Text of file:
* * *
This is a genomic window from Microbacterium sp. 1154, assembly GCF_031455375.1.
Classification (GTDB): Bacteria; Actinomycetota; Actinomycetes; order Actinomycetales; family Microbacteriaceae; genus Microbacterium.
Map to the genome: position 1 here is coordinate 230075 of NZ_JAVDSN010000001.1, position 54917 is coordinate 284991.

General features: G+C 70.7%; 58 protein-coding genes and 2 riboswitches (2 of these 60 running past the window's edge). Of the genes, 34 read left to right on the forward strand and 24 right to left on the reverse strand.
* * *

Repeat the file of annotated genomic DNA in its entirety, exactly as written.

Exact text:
This is a genomic window from Microbacterium sp. 1154, assembly GCF_031455375.1.
Classification (GTDB): Bacteria; Actinomycetota; Actinomycetes; order Actinomycetales; family Microbacteriaceae; genus Microbacterium.
Map to the genome: position 1 here is coordinate 230075 of NZ_JAVDSN010000001.1, position 54917 is coordinate 284991.

General features: G+C 70.7%; 58 protein-coding genes and 2 riboswitches (2 of these 60 running past the window's edge). Of the genes, 34 read left to right on the forward strand and 24 right to left on the reverse strand.